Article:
"It is all more strange than I fancied," he said at last. "It was queer enough what I saw; a man is sauntering along a quiet, sober, everyday London street, a street of grey houses and blank walls and there, for a moment, a veil seems drawn aside and the very fume of the pit steams up through the flagstones, the ground glows, red-hot, beneath his feet and he seems to hear the hiss of the infernal caldron. A man flying in mad terror for his life, and furious hate pressing hot on his steps with knife drawn ready; here, indeed, is horror; but what is all that to what you have told me? I tell you, Phillipps, I see the plot thicken; our steps will henceforth be dogged with mystery, and the most ordinary incidents will teem with significance. You may stand out against it, and shut your eyes, but they will be forced open; mark my words, you will have to yield to the inevitable. A clue, tangled if you like, has been placed by chance in our hands; it will be our business to follow it up. As for the guilty person or persons in this strange case, they will be unable to escape us, our nets will be spread far and wide over this great city and suddenly, in the streets and places of public resort, we shall in some way or other be made aware that we are in touch with the unknown criminal. Indeed I almost fancy I see him slowly approaching this quiet square of yours; he is loitering at street corners, wandering, apparently without aim, down far-reaching thoroughfares, but all the while coming nearer and nearer, drawn by an irresistible magnetism, as ships were drawn to the Loadstone Rock in the Eastern tale."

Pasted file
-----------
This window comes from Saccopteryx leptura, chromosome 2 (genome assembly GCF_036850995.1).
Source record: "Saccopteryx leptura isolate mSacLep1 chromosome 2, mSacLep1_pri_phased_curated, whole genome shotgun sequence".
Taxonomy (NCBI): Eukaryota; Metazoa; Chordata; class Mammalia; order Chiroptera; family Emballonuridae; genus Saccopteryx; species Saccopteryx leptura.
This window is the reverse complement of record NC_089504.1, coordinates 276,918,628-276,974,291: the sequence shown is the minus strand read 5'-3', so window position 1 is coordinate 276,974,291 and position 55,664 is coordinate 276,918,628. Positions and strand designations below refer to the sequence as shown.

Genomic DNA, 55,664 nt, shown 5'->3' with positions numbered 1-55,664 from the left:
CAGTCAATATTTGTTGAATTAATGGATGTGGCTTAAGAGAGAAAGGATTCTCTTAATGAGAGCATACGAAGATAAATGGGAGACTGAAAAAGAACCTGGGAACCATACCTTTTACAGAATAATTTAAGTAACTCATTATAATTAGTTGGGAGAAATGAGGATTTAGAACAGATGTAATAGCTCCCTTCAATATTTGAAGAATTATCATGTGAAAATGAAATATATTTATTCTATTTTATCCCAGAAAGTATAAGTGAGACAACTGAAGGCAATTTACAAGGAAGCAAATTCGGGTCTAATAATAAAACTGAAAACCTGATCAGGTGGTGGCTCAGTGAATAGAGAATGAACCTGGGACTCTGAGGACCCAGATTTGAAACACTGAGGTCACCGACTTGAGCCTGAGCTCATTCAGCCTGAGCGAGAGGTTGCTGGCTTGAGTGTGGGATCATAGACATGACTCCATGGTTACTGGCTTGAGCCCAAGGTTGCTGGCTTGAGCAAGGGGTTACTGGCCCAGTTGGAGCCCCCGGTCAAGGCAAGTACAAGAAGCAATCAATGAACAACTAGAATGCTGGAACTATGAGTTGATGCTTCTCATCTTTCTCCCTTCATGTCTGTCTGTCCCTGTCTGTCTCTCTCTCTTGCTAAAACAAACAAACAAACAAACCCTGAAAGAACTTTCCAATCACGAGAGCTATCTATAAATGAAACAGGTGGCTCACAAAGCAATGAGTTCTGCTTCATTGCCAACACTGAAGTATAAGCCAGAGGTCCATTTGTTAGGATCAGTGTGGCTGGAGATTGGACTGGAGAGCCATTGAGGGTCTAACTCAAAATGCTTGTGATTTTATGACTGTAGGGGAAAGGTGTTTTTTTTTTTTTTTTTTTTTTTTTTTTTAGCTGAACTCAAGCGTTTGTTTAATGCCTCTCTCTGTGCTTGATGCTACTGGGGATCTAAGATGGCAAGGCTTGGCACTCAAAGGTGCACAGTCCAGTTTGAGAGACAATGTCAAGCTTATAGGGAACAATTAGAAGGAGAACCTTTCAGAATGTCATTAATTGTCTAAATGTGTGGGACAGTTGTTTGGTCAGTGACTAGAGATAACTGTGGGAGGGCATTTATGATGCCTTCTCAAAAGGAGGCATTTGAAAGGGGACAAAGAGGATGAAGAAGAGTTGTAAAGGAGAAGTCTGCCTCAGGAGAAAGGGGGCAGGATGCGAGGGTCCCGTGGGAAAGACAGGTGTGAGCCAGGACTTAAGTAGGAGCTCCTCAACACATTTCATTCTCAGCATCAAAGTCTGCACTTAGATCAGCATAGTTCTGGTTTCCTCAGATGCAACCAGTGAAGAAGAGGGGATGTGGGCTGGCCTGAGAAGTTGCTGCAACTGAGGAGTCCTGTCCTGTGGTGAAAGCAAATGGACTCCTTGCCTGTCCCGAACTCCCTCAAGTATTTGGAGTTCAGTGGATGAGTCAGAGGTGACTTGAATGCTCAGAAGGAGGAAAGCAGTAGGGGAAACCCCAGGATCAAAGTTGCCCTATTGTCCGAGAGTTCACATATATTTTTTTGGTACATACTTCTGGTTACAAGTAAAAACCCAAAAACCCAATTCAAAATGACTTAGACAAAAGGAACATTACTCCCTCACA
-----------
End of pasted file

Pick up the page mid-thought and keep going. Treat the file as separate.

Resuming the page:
Publisher John Lane, wary of the atmosphere following the trial of Oscar Wilde, asked Machen to censor his manuscript. Barring the omission of one word, Machen refused to comply.